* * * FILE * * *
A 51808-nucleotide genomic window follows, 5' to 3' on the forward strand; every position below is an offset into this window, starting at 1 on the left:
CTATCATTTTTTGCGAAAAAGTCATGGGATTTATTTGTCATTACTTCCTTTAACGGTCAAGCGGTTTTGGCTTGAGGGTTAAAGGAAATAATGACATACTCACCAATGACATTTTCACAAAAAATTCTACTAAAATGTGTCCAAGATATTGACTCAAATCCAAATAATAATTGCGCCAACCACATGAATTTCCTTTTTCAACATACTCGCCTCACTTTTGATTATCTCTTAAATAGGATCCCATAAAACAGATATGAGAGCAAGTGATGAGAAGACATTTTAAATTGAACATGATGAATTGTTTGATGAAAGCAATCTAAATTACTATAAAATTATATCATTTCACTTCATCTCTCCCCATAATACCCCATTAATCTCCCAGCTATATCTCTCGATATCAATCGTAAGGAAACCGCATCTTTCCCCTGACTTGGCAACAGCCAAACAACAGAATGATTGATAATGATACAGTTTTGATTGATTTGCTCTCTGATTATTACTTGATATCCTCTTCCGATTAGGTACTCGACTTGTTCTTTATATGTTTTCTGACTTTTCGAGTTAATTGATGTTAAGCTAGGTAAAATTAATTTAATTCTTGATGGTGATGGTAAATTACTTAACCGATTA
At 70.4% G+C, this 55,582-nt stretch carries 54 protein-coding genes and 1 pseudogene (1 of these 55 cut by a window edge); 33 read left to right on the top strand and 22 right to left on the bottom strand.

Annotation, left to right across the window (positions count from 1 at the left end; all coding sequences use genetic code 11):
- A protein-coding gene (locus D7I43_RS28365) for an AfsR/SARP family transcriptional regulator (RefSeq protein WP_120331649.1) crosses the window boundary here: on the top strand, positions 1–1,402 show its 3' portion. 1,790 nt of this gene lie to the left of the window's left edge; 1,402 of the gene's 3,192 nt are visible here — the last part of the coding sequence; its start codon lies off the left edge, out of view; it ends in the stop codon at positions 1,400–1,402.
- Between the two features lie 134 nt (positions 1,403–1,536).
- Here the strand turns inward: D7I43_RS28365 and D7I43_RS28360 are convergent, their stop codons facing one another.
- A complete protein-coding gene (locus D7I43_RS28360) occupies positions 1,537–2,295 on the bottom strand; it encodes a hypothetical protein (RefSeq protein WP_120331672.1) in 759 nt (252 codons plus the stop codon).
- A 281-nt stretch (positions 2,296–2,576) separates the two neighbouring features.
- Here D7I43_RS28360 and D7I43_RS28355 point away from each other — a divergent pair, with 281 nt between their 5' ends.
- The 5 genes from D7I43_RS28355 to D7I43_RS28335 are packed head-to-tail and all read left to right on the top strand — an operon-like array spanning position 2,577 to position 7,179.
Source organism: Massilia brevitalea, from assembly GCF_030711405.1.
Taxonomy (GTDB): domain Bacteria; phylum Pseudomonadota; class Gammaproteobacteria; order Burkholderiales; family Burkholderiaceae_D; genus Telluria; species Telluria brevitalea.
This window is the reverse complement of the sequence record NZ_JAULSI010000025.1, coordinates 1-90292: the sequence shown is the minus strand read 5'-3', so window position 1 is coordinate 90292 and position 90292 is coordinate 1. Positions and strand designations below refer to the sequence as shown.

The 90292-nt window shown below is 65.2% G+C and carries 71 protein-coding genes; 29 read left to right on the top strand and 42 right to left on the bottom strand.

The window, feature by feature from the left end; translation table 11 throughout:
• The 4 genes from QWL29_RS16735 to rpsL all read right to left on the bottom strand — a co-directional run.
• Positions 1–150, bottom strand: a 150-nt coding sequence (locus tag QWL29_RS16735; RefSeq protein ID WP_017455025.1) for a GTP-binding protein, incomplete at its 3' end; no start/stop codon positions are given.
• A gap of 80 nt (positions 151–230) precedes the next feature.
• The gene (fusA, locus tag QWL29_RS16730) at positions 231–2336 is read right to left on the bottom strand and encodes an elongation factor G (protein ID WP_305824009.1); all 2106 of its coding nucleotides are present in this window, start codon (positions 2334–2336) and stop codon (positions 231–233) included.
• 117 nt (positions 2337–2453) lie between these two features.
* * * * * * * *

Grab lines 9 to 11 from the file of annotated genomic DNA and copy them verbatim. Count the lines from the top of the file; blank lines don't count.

- A 281-nt stretch (positions 2,296–2,576) separates the two neighbouring features.
- Here D7I43_RS28360 and D7I43_RS28355 point away from each other — a divergent pair, with 281 nt between their 5' ends.
- The 5 genes from D7I43_RS28355 to D7I43_RS28335 are packed head-to-tail and all read left to right on the top strand — an operon-like array spanning position 2,577 to position 7,179.